August 14, 2003
Notes from Robert Ivy, AIA, Editor-in-chief
The lights went out in a blink, a fritz,
a drone-down, and there we sat, powerless. Unlike the traumatic
explosions that had erupted and hastened our escape two years
earlier, August 14's shut-down resembled more whimper than
It still raised immediate doubts. What
had been the source of the power failure? A corrupt
computer virus, one of us proposed, or a fire at the 14th
Street station. Someone reported smoke downtown. All
we could tell was that all power, save battery, had vanished,
leaving us sitting nine floors above Pennsylvania Station
in the half-dark, stuck by the radio.
Better up than outside, where, over several
hours, tens of thousands of stranded New Yorkers paced, waiting
for their trains, looking at their watches, filling Seventh
Avenue until it choked down to a trickle. Most people
sat, hunkered in the 90 degree heat. We were better
off waiting it out where we sat, enjoying the remnants of
conditioned air, which slowly waned and soured like ripe cheese
as time passed.
By eight pm, our crew had dwindled to
a dozen or soNew Jersey or Long Island moms and dads,
Greenwich execs, and mewith night drawing on. All
of the Architectural Record staff had headed home or out into
the city, to live out the night. The memories of after-dark
rampages from earlier times meant finding shelter for us all,
since the radio promised hours more of darkness, perhaps as
late as dawn.
The land-lines worked (though cellphones
did not), allowing my wife Holly and I to keep up through
the unfolding afternoon and evening. She determined
early on to remain at work. So after scavenging for
food and pillows, she and three fellow workers spent the night
above lower Fifth Avenue, safely out of harm's way, until
her own trek across the bridge on Friday. Thank goodness
she had worn sandals.
I scavenged through our post-9/11 emergency
pack, an oft-ridiculed orange bag of tricks issued by security.
Throwing over my shoulder the tissue-thin foil blanket pack
(it was hot), the paper face mask (I had no intentions of
cleaning the attic), and abandoning the police whistle (better
for calling the dog), I grabbed at the flashlight. Thank
God for something practical in that pack!
So I struck out finally for my own home,
after offering spare beds and sofas in my apartment, just
as the remainder of the staff heard the announcement to vacate
2 Penn Plaza. Then came the angst: down the exit
stairs lay security, but also the unknowable. Once the
doors closed, there was no way back. Who knew what we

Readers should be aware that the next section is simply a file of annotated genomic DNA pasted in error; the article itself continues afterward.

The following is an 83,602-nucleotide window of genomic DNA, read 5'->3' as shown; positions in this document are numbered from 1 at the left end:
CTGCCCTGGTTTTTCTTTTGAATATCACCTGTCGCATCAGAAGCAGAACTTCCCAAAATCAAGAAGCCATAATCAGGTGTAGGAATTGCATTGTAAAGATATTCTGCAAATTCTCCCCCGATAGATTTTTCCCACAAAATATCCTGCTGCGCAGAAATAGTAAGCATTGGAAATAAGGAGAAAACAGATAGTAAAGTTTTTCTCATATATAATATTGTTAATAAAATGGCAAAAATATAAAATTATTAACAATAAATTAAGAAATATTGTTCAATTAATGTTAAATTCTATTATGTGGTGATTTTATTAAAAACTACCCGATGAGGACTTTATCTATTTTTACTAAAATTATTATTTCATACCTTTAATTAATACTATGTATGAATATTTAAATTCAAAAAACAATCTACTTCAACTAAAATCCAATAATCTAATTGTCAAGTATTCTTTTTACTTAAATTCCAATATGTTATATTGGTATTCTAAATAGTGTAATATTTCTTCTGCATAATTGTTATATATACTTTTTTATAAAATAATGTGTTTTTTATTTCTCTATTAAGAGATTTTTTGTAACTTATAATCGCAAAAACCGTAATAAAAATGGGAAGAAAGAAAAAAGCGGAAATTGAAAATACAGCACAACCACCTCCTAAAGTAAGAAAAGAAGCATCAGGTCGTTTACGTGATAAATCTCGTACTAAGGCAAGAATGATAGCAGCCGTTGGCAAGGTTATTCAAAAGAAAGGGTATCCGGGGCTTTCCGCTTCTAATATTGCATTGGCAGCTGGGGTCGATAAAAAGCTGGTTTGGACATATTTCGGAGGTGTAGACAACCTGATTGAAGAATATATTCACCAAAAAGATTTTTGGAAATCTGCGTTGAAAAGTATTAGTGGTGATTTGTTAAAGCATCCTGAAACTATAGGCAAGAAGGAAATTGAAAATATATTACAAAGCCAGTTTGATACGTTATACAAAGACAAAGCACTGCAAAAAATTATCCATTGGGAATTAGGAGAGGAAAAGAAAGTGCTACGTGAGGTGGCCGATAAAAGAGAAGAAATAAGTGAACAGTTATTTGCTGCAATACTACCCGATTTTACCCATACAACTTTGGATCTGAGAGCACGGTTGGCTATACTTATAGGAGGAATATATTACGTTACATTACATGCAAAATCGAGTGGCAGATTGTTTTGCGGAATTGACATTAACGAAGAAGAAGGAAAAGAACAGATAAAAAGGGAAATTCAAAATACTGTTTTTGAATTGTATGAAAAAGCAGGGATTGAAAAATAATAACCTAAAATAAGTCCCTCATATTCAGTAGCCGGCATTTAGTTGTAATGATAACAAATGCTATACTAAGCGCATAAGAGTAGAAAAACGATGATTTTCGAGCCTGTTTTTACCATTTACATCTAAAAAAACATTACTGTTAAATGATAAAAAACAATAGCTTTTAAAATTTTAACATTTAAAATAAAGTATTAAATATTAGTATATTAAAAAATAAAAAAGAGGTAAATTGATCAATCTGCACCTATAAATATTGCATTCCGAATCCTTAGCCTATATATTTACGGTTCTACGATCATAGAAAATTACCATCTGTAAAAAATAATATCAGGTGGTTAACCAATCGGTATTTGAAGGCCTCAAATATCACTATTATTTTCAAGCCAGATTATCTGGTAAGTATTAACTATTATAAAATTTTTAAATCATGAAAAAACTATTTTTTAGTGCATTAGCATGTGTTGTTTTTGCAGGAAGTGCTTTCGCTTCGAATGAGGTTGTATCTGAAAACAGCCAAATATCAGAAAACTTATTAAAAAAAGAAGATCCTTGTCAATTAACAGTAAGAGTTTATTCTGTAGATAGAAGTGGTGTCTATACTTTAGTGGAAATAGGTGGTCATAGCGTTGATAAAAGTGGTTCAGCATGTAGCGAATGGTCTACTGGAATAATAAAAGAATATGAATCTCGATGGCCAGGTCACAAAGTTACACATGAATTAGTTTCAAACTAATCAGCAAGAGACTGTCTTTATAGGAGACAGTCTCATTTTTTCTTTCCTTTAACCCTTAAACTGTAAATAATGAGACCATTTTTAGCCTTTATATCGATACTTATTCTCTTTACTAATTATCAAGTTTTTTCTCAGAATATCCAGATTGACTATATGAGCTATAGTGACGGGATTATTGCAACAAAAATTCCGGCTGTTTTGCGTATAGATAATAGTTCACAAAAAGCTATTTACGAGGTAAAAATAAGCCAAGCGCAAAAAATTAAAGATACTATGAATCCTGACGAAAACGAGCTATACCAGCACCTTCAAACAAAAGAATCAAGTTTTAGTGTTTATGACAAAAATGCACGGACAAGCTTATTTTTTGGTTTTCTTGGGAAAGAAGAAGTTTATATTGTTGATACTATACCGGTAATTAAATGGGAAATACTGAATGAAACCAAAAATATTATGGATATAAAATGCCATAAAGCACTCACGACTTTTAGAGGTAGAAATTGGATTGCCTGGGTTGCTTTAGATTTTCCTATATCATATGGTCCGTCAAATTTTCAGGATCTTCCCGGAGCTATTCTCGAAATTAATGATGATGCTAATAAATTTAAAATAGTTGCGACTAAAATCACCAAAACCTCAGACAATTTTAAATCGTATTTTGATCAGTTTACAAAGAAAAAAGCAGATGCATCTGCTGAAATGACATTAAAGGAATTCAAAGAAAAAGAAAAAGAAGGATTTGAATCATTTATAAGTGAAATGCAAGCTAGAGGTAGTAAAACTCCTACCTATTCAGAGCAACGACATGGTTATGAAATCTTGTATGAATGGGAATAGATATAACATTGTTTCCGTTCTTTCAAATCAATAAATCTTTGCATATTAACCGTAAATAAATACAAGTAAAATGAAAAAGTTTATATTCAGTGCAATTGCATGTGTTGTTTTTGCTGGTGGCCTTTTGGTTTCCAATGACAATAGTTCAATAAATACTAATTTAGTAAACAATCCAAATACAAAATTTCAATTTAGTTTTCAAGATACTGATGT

might find as the hours clicked ahead?
Outside, Penn Plaza had turned into a
teeming sea, roiling like Cairo, but after four hours, most
had found a perch, covering every step or ramp, chatting with
neighbors or strangers. Wading through, I made the break
and headed toward Broadway and Brooklyn. Random snatches
along the way: smiles and ice cream dispensed for free
at the St. Francis mission around the corner, the odor of
pizza from gas-fired ovens along the way, and entrepreneurs
hawking bottled water and soft drinks, outdoor tables overflowing
with beer and cheers at the bars. The afternoon seemed more
"school's out" than tragedy.
Then I saw her. At Sixth Avenue,
sitting propped up against a storefront like a long-lost alcoholic,
her feet out and heels splayed like a rag-doll, a well-dressed
matron, a shopper at Macy's perhaps, someone's grandmother,
slumped and pondering what to do. Perspiration already clouded
her coppery hair in a corona. She frowned, facing the
setting sun. Where would she sleep that night? Was she
safe out on the evening streets? A moment straight out
of the Isaac Bashevis Singer short story.
Down Broadway, the downtown momentum
increased, away from Manhattan and toward home, the pace quickened
by the double-time phalanx of police cadets headed toward
police headquarters at an orderly clip. It would be
a big night for the patrols. An undercover cop waved us through
the backed up traffic and onto the bridge. Wheras two
years ago we had scrambled on our own, through the honking
cars and over the handrails up onto the pedestrian walkway,
this time the city had opened the inbound automobile lane
to the tens of thousands of us bound for home.
Once on the bridge, the mood lifted further.
A mom waved at her younger kids, running along the footbridge
above. No apocolyptic cloud accompanied our escape.
Instead, the lavender twilight intensified as we trooped
across the bridge, shrouding the familiar stone towers in
gathering dark. All the moment lacked was a riff by
jazzman John Coltrane as a coda.
Instead of Coltrane, we got the politician.
"Welcome to Brooklyn, the greatest borough!" wailed
councilman Marty Markowitz into the megaphone. I leaped
the fence right past him and bolted down the stairs, where
I found the borough plunged into deep darkness. Ahead,
the restaurant Noodle Pudding, its doors opened wide, glowed
with what seemed a thousand candles; otherwise, my trusty
flashlight cut a path toward home.
That night, to escape the heat, I slept
outside, like earlier New Yorkers, out on our deck, beneath
constellations hanging over the city. On my back, I
witnessed the full arc of a shooting star, which looped over
the St. George hotel. Then the full moon rose, washing
me in moonshine, and rendering me visible and vulnerable to
the neighboring apartments. Suddenly, the adventure
waned, and I tumbled inside, warmer but removed from view.
Daylight brought information. While the
scope of this calamity stretched across states and cities
leaving millions stranded (what happened to that lady on the
street?), few apparently had raged or lost control. The
city's polity had held. The next morning, convinced
that we had learned something through earlier adversity, I
drank my coffee, wondering at the fragility of the virtual
modern life. What we had lost, after all, was something that
no one had ever seen.
Read Robert Ivy's first escape
from New York.